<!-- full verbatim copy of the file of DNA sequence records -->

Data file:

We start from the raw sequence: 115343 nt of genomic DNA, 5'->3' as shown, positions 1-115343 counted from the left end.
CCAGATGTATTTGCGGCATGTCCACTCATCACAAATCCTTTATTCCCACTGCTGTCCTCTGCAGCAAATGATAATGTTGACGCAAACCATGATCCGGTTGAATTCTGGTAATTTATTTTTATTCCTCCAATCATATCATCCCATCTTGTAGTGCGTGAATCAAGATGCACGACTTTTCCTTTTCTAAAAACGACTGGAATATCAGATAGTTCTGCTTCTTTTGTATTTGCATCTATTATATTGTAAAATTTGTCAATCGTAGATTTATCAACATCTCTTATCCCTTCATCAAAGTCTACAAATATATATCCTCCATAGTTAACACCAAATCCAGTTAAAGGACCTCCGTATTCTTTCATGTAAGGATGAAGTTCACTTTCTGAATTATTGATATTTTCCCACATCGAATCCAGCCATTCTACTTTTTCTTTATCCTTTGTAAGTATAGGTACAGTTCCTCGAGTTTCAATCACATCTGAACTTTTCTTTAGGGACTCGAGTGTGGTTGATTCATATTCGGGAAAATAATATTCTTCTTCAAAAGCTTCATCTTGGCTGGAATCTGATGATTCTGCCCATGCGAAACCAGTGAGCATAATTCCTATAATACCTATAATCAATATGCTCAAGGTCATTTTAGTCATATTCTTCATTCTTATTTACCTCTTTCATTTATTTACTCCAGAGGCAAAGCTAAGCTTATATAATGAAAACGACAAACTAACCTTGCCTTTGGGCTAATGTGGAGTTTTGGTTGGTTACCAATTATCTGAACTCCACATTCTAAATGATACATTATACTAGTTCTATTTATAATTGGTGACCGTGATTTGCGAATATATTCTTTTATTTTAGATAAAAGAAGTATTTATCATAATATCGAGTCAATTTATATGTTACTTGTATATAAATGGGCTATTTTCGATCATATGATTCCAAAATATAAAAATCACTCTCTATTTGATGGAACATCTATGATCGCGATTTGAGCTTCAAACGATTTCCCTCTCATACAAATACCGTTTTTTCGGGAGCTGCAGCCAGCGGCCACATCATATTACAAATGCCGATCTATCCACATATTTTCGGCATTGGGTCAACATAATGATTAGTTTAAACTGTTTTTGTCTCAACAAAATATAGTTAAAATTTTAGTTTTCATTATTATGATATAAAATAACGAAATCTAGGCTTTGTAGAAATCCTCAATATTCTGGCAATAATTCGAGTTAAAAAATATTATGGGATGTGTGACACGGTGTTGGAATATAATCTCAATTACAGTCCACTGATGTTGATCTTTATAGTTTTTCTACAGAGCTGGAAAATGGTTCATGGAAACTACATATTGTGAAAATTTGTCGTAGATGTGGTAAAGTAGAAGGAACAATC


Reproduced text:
We start from the raw sequence: 115343 nt of genomic DNA, 5'->3' as shown, positions 1-115343 counted from the left end.
CCAGATGTATTTGCGGCATGTCCACTCATCACAAATCCTTTATTCCCACTGCTGTCCTCTGCAGCAAATGATAATGTTGACGCAAACCATGATCCGGTTGAATTCTGGTAATTTATTTTTATTCCTCCAATCATATCATCCCATCTTGTAGTGCGTGAATCAAGATGCACGACTTTTCCTTTTCTAAAAACGACTGGAATATCAGATAGTTCTGCTTCTTTTGTATTTGCATCTATTATATTGTAAAATTTGTCAATCGTAGATTTATCAACATCTCTTATCCCTTCATCAAAGTCTACAAATATATATCCTCCATAGTTAACACCAAATCCAGTTAAAGGACCTCCGTATTCTTTCATGTAAGGATGAAGTTCACTTTCTGAATTATTGATATTTTCCCACATCGAATCCAGCCATTCTACTTTTTCTTTATCCTTTGTAAGTATAGGTACAGTTCCTCGAGTTTCAATCACATCTGAACTTTTCTTTAGGGACTCGAGTGTGGTTGATTCATATTCGGGAAAATAATATTCTTCTTCAAAAGCTTCATCTTGGCTGGAATCTGATGATTCTGCCCATGCGAAACCAGTGAGCATAATTCCTATAATACCTATAATCAATATGCTCAAGGTCATTTTAGTCATATTCTTCATTCTTATTTACCTCTTTCATTTATTTACTCCAGAGGCAAAGCTAAGCTTATATAATGAAAACGACAAACTAACCTTGCCTTTGGGCTAATGTGGAGTTTTGGTTGGTTACCAATTATCTGAACTCCACATTCTAAATGATACATTATACTAGTTCTATTTATAATTGGTGACCGTGATTTGCGAATATATTCTTTTATTTTAGATAAAAGAAGTATTTATCATAATATCGAGTCAATTTATATGTTACTTGTATATAAATGGGCTATTTTCGATCATATGATTCCAAAATATAAAAATCACTCTCTATTTGATGGAACATCTATGATCGCGATTTGAGCTTCAAACGATTTCCCTCTCATACAAATACCGTTTTTTCGGGAGCTGCAGCCAGCGGCCACATCATATTACAAATGCCGATCTATCCACATATTTTCGGCATTGGGTCAACATAATGATTAGTTTAAACTGTTTTTGTCTCAACAAAATATAGTTAAAATTTTAGTTTTCATTATTATGATATAAAATAACGAAATCTAGGCTTTGTAGAAATCCTCAATATTCTGGCAATAATTCGAGTTAAAAAATATTATGGGATGTGTGACACGGTGTTGGAATATAATCTCAATTACAGTCCACTGATGTTGATCTTTATAGTTTTTCTACAGAGCTGGAAAATGGTTCATGGAAACTACATATTGTGAAAATTTGTCGTAGATGTGGTAAAGTAGAAGGAACAATC